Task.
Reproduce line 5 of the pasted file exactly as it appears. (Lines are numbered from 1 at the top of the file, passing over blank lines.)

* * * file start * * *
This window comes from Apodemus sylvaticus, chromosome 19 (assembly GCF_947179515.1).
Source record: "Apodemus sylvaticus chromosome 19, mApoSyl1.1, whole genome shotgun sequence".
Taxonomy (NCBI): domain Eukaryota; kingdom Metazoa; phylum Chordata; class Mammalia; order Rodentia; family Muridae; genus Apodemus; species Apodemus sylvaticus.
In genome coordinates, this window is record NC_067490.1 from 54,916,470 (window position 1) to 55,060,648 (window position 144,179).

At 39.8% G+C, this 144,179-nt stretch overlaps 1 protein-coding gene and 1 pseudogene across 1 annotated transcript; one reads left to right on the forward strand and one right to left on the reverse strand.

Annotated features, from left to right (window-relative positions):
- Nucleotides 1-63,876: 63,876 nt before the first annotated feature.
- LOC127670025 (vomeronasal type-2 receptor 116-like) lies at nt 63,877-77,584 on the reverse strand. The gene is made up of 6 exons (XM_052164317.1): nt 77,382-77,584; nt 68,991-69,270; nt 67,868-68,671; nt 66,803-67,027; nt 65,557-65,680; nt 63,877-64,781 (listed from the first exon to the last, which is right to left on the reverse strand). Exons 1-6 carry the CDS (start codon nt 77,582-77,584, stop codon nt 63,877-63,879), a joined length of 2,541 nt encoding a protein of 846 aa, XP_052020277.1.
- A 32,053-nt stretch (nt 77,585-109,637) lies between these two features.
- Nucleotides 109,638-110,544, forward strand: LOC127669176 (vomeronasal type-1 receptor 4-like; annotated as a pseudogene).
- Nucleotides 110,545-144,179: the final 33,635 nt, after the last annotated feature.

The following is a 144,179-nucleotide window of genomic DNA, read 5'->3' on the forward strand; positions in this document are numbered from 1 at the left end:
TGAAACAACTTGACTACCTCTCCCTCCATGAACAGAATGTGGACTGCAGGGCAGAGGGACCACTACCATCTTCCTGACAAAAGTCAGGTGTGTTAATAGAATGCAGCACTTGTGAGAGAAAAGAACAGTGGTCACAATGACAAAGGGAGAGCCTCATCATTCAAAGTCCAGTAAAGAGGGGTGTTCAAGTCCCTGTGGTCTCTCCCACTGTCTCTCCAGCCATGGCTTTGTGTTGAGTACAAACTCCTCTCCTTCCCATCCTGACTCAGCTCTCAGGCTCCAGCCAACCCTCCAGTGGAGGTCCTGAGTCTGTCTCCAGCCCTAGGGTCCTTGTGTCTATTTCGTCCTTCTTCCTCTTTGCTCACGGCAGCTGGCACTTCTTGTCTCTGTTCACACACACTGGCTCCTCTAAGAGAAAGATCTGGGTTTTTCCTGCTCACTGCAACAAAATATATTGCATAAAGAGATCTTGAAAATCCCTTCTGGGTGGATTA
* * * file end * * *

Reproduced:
At 39.8% G+C, this 144,179-nt stretch overlaps 1 protein-coding gene and 1 pseudogene across 1 annotated transcript; one reads left to right on the forward strand and one right to left on the reverse strand.